BARS Exchange

BARS Exchange

Aggregated blogs on Romantic Studies – please click through to read full posts.

Archive for August 2015

2015 Hazlitt Day School

By Matthew Sangster

William Hazlitt

Please see below for notice of this year’s Hazlitt Day School, which will take place in London on October 10th. As usual, some excellent speakers.

The 2015 Annual Hazlitt Lecture and the 14th Hazlitt Day School will this year be dedicated to Hazlitt’s journalism, and will take place at University College London on Saturday 10 October 2015.

The Annual Lecture, entitled ‘Hazlitt’s Political Hatred’, will be given by Kevin Gilmartin of the California Institute of Technology from 4pm at the Gustave Tuck Theatre, UCL. Attendance is free of charge.

The Day School precedes the Annual Lecture from 9.30am and provides a rare opportunity for readers and scholars of Hazlitt to explore a whole range of topics relating to Hazlitt and Journalism, as well as to meet each other and exchange ideas. Ian Haywood will give the opening lecture, and shorter papers will be delivered by David Higgins, Lucasta Miller and Ruth Livesey. A small fee applies for the admission to the Day School (£20/£15) which includes morning coffee, lunch and afternoon tea.

After the Annual Lecture, the day will conclude at the Marlborough Arms, Torrington Place, in close proximity to University College, from 5.30pm. For more details, please see the attached flyer …read more


CfP: Haunted Europe, Leiden University, 9th-10th June 2016

By Matthew Sangster

Please see below for a Call for Papers for an exciting-looking conference on Europe and English-Language Gothic, which will take place in Leiden next June.

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Call for Papers

Haunted Europe:
Continental Connections in English-Language Gothic Writing, Film and New Media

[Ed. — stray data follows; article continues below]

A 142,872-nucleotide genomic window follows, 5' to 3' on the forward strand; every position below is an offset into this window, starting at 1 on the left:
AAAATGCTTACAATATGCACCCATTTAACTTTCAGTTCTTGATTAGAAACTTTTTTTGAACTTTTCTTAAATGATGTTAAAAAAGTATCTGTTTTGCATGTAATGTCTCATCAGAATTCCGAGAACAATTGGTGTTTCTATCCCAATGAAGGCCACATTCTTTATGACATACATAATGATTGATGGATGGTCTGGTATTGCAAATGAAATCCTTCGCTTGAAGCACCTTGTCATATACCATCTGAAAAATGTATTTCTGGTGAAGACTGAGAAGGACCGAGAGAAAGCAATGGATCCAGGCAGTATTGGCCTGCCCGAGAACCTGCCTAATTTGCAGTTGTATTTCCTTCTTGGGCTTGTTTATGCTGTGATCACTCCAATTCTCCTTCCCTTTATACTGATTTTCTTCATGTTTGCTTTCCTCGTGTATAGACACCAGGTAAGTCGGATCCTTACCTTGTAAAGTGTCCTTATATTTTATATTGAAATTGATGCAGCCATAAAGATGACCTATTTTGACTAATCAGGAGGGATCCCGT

9 – 10 June 2016
Leiden University, The Netherlands

Keynote speakers:
Professor Robert Miles (University of Victoria)
Professor Roger Luckhurst (Birkbeck – University of London)
Professor Tanya Krzywinska (Falmouth University)
Lesley Megahey (director of the BBC film Schalken, the Painter)

The Leiden University Centre for the Arts in Society (LUCAS) invites proposals for papers that address continental connections in English-Language Gothic Writing, Film and New Media. The aim of the conference is to explore the representation and function of continental European cultures, peoples and nations in English-Language Gothic culture from the 1790s to the present. While the first wave of British and Irish Gothic fictions developed and solidified the idea of continental Europe as a fitting setting for Gothic Romance, little sustained research has been done so far on the ways in which the function and representation of the continent in English-language Gothic culture has developed and changed since the seminal first-wave fictions, and to what extent these developments and changes have had an impact …read more


Living in Periodicals: the curious case of the two Charlotte Richardsons

By ladys-magazine

Screen Shot 2015-08-25 at 15.11.58

We have written before about some of the many difficulties involved in identifying writers published in the Lady’s Magazine. A few weeks ago I was confronted with an oddity that was a new one to me, even after working with the periodical for such a long time: two women with near identical signatures whom I was convinced were different people.

Disambiguating (to use a term Wikipedia is fond of) signatures of contributors to eighteenth- and nineteenth-century periodicals is a knotty problem. It’s very likely, for instance, that generic signatures like A. Z. or Leonora were used by multiple individuals over time or even at the same time. To complicate matters further, we also know that the signatures of a single individual could be variously presently over the course of several months or years or even in a single issue of the magazine. The prolific early nineteenth-century prose and poetic contributor James Murray Lacey, for example, went by Mr. J. M. Lacey, Esq, J. M. Lacey, J. M. L. and possibly J. M. (author of many poems in the 1800s). Internal and external evidence can help resolve these riddles, but sometimes we just can’t be sure that we can definitively link all …read more


Publication Announcement – There is No Natural Religion copies A, D, and M

By Andrea H. Everett

There is No Natural Religion, copy M, object 2 (actual size)